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Ben-aharon Calls for Trade Union Approach to Middle East Conflict

November 24, 1971
See Original Daily Bulletin From This Date

Yitzhak Ben-Aharon, secretary general of Histadrut, said yesterday that if Egypt, Syria and Jordan sat around the negotiating table with Israel in the “good tradition of trade unionism,” of “give and take” and with “no preconceived ideas” Israel and the Arabs would “come closer to a genuine peace” in the Middle East. Addressing the AFL-CIO convention here, where he delivered greetings from the Histadrut Executive Committee, Ben-Aharon stated that “in the Middle East as in Middle Europe, just as between the Super Powers, peace cannot be replaced by appeasement and mutual compromise by abject surrender to brutal force.”

Stating that Israel had been offered arbitrators from “here and everywhere” who, before entering the dispute, demand that the Arabs be appeased. Ben-Aharon observed that “everyone in this hall understands that the working men and women of Israel will not accept this demand.” He noted that “just five years ago Jerusalem was a place of strife and murder.” Today, he continued, “Jerusalem is one and united, a city of peace, progress and good will.”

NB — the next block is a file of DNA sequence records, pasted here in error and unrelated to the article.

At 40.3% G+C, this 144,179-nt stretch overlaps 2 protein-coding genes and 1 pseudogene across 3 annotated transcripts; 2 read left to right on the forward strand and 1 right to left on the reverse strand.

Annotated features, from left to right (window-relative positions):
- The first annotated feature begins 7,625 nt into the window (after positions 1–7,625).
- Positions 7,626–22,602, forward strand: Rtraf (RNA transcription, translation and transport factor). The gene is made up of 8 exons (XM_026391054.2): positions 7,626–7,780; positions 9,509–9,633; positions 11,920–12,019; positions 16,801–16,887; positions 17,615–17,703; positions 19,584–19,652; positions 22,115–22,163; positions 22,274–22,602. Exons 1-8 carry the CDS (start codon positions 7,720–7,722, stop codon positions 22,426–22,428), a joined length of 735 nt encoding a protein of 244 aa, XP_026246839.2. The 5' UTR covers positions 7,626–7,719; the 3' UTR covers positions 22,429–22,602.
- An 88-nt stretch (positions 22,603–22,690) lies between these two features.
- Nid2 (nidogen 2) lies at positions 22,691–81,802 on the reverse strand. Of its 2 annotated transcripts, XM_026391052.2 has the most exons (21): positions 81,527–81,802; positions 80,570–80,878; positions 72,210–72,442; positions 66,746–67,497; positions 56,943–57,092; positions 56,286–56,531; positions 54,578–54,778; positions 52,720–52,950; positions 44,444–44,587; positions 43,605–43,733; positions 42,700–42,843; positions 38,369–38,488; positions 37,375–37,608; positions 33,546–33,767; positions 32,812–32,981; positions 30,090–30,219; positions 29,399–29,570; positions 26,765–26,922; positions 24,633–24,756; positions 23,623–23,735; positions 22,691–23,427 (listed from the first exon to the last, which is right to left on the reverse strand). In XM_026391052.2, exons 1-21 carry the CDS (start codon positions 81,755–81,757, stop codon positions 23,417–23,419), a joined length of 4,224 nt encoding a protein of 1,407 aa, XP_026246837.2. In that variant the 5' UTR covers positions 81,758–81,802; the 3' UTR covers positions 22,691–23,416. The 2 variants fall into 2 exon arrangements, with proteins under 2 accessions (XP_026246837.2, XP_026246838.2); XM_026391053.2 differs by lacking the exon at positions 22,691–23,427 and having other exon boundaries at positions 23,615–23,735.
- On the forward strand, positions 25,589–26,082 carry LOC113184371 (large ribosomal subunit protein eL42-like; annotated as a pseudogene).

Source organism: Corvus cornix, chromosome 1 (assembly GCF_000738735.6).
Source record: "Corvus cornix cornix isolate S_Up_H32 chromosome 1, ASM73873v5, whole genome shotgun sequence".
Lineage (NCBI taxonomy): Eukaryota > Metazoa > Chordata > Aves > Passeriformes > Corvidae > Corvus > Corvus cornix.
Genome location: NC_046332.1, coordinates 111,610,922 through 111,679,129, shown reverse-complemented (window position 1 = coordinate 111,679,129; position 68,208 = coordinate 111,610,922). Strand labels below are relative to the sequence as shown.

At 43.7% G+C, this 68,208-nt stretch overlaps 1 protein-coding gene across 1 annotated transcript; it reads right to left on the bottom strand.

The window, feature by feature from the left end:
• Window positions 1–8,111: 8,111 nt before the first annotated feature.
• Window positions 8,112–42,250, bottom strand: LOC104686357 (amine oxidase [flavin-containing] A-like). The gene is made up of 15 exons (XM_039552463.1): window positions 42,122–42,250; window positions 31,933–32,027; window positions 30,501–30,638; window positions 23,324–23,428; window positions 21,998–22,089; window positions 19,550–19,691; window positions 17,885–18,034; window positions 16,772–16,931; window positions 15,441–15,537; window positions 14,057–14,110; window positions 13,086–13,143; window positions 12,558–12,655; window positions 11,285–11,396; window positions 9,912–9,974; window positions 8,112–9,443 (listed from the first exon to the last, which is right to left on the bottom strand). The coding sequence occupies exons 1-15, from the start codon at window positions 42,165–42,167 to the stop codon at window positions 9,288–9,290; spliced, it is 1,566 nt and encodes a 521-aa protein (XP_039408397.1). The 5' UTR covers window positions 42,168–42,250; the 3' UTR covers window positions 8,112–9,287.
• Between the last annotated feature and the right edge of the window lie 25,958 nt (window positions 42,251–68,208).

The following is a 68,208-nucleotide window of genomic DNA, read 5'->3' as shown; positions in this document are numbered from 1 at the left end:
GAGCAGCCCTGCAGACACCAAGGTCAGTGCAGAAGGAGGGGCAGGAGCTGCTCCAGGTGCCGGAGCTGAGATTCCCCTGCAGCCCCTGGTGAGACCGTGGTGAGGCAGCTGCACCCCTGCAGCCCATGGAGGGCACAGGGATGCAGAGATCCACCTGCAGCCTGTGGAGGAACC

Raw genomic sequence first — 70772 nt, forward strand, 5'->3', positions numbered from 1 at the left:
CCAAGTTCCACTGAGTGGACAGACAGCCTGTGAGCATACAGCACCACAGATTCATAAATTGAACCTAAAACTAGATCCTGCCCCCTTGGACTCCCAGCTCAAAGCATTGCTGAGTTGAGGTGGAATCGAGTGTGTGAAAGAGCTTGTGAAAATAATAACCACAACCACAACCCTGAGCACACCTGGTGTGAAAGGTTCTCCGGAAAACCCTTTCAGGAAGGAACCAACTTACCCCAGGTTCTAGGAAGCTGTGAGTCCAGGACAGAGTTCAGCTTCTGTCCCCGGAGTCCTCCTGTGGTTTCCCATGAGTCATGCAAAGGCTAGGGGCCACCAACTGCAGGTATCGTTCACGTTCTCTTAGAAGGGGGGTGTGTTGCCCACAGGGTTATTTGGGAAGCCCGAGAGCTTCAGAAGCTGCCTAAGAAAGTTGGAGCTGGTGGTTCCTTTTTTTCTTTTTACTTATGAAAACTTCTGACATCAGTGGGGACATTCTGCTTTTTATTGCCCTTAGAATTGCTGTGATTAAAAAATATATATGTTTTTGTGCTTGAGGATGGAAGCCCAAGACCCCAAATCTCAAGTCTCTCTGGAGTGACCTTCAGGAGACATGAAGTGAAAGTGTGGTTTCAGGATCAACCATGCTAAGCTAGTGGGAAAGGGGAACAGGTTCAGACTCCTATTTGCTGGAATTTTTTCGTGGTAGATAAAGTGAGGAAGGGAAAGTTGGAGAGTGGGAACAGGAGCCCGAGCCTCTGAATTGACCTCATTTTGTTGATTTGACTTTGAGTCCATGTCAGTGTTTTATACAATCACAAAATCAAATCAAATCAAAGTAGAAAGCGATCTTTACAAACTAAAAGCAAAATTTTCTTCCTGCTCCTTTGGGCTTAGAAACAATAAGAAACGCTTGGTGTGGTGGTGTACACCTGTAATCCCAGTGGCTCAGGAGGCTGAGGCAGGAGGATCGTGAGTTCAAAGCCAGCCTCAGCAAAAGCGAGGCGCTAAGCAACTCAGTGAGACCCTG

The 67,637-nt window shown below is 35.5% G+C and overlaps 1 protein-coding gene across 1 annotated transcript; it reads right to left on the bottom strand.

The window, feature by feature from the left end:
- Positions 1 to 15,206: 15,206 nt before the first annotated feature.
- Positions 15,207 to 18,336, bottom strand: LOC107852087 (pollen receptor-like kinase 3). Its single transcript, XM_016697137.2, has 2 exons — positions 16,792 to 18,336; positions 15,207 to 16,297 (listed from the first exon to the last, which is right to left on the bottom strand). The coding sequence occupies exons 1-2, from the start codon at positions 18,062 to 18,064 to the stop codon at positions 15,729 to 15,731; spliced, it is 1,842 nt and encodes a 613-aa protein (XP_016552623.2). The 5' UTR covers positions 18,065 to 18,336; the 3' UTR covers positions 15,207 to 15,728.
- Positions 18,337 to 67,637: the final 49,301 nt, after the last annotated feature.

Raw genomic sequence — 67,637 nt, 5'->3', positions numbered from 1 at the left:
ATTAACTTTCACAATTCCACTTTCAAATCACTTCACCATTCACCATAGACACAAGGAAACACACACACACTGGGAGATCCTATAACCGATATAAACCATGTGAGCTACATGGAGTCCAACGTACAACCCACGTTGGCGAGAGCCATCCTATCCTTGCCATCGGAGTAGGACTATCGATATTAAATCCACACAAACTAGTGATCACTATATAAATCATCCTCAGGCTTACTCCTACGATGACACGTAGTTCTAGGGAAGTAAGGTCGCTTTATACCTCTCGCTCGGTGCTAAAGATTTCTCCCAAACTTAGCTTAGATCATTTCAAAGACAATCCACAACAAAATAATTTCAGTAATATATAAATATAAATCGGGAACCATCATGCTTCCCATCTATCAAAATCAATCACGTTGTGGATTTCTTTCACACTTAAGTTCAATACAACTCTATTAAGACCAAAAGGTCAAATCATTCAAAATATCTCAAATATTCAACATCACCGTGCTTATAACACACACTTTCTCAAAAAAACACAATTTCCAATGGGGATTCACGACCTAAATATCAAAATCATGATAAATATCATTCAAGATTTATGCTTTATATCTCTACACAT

Focusing on the plight of Jewry in the Soviet Union and Arab countries, Ben-Aharon asserted that the world was witnessing “a mighty drama” within the USSR where “after more than a half century of repression, the three million Jews there have spoken out and braved the terror of Soviet justice in order to seek freedom in Israel. We thank the American labor movement which has led in the world-wide outcry on behalf of the imprisoned Jews of Russia.”

Continuing, he said: “Nor do we forget for a moment the thousands of our people living in jeopardy in the Moslem countries, notably Syria and Iraq. They too cry out for liberation and they too will find their freedom in Israel.” Ben-Aharon paid tribute to the AFL-CIO for its aid to Histadrut and its affiliates through the years, adding that “we, too, have helped others. We have extended, against all odds, vital assistance to some 50 nations of the African, Asian and Latin American world, on the basis of mutual aid, of give and take.”

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